Dozens of Boy Scouts and their family members representing Troop 161 of Shoreham stood in solidarity inside a Central Islip courtroom Tuesday morning as the man charged with killing a 12-year-old boy in an alleged drunken driving crash was arraigned on a 16-count indictment.
Thomas Murphy, 59, of Holbrook pleaded not guilty to the upgraded charges, including the top charge of aggravated vehicular homicide, before Judge Fernando Camacho. Mr. Murphy had a blood alcohol content of 0.13, which is above the legal limit of .08, prosecutors said. That BAC was taken more than three hours after the Sept. 30 crash in Manorville, so prosecutors said that number is extrapolated to 0.19.
Mr. Murphy will remain free on the initial $500,000 bond he posted after his Oct. 1 arraignment on the first misdemeanor DWI charge.
More than 75 people filled the courtroom in support of the victims, including young scouts in their uniforms. The family of Andrew McMorris, the Wading River boy who died, led the group, all of whom were wearing red shirts or red ribbons.
District attorney Timothy Sini said that Thomas Lane, the 15-year-old Shoreham boy who suffered serious injuries, has since been released from the hospital and is home recovering.
“The defendant will be held accountable for his actions,” Mr. Sini said after the arraignment. “Nothing will bring Andrew back but we will seek justice to this case.”
The McMorris family and dozens of other Troop members stood behind Mr. Sini as he spoke to reporters outside the courtroom. The family declined comment.
Mr. Sini added that his office is doing its best to resolve the case quickly and efficiently.
“We all need to pull together and be there for the McMorris family, be there for the Boy Scout community and for our part, we will pay justice,” he said.
Assistant district attorney Jacob DeLauter said during the court appearance that Mr. Murphy had been golfing that morning with associates at Swan Lake Golf Club in Manorville and he began drinking vodka as early as 9:30 a.m. The crash occurred just before 2 p.m. on David Terry Road as the Boy Scouts were walking northbound on the shoulder of the road after a hiking trip.
“They should’ve been out of harms way,” Mr. DeLauter said.
The ADA said someone had offered to drive Mr. Murphy to his next location since he was intoxicated and he declined and locked the doors to his 2016 Mercedes. At least one witness observed him swerving out of his lane, Mr. DeLauter said.
Mr. Murphy’s attorney, Stephen McCarthy Jr. of Manhattan, read a statement on behalf of his client outside the courtroom following the arraignment. Mr. Murphy said it was his intention “to accept responsibility” so that the victim’s families would not endure a long court proceeding.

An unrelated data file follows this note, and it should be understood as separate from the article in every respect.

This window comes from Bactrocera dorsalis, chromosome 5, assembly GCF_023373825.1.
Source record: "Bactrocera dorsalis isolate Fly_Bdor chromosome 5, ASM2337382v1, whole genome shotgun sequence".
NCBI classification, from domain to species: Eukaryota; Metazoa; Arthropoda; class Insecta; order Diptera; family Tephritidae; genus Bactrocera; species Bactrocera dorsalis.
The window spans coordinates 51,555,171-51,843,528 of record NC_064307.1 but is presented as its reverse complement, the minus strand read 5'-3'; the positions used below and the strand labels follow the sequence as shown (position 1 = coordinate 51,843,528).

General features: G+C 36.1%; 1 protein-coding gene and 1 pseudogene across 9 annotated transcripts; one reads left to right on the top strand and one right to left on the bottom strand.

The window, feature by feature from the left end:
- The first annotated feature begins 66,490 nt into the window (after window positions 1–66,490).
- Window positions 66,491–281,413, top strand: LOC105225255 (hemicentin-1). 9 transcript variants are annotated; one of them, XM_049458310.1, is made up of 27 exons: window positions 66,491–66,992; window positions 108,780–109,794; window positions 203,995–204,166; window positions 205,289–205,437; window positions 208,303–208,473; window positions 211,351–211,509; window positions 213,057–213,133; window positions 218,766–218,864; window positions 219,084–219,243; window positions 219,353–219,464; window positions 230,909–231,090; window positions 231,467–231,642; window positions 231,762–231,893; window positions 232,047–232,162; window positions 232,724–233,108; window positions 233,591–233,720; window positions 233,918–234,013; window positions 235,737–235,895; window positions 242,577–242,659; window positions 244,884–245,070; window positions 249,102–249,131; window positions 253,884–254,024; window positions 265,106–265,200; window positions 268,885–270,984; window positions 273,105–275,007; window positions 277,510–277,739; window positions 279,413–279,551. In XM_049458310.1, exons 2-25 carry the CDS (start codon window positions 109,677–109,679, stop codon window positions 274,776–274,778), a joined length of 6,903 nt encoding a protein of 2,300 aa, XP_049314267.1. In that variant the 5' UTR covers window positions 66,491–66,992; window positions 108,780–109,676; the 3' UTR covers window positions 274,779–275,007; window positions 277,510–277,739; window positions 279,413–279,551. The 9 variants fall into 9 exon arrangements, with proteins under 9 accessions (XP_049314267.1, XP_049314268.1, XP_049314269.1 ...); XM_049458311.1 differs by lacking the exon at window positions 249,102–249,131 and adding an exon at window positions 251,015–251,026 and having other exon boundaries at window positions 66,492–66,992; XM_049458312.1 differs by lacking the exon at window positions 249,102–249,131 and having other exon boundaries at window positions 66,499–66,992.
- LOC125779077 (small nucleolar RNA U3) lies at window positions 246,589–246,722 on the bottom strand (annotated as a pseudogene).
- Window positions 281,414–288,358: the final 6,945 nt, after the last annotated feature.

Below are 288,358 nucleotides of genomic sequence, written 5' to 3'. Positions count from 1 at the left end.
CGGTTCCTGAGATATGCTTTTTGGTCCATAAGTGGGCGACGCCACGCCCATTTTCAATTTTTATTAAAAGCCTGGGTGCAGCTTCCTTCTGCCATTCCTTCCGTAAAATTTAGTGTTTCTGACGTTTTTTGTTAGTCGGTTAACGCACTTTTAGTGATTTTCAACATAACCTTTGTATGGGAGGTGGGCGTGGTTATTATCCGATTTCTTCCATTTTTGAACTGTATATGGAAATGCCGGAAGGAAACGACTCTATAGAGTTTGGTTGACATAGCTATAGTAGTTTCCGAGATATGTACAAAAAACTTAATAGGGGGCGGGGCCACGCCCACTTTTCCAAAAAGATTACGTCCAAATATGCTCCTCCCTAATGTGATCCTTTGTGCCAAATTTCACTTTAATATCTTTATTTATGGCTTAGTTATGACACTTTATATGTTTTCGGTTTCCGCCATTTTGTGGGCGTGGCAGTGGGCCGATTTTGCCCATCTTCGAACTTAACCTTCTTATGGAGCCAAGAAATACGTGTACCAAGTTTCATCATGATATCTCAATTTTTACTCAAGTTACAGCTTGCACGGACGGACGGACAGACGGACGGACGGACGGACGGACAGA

The statement read:
“A beautiful, wonderful child lost his life. I can never make that right.
To the parents and family of Andrew McMorris, I want to express my deepest sorrow, sympathy and prayers.
I am a parent. I know that nothing can fill the void left by the death of your beloved son. I am so very sorry.
To the wonderful, special boy who was so severely injured, Thomas Lane, his parents and family, I want also to express how very sorry I am.
My prayer is that Thomas make a full recovery. Again, I am so remorseful for his injuries.
To all of the other boys who were injured, I am very sorry.
I, along with my attorney, and my family, will review the indictment that has been given to me this morning.
I will also review the evidence that has been presented against me.
It is my ultimate intention to accept responsibility for my role in this tragic accident, so that perhaps, the healing for the victims, especially the McMorris family, will not be delayed by my court proceeding.”
The 16-count indictment features 10 felony charges. Mr. Murphy faces up to 25 years in prison for the aggravated vehicular homicide charge. Additional charges listed include second-degree vehicular manslaughter, aggravated DWI and second-degree assault, among others.
Police took a blood sample from Mr. Murphy, after obtaining a warrant, on the afternoon of the crash. He had refused a breath test at the scene, prosecutors said. The blood sample was taken at approximately 5:42 p.m., more than three hours after the crash, according to the criminal complaint.
The next court appearance is scheduled for Nov. 27.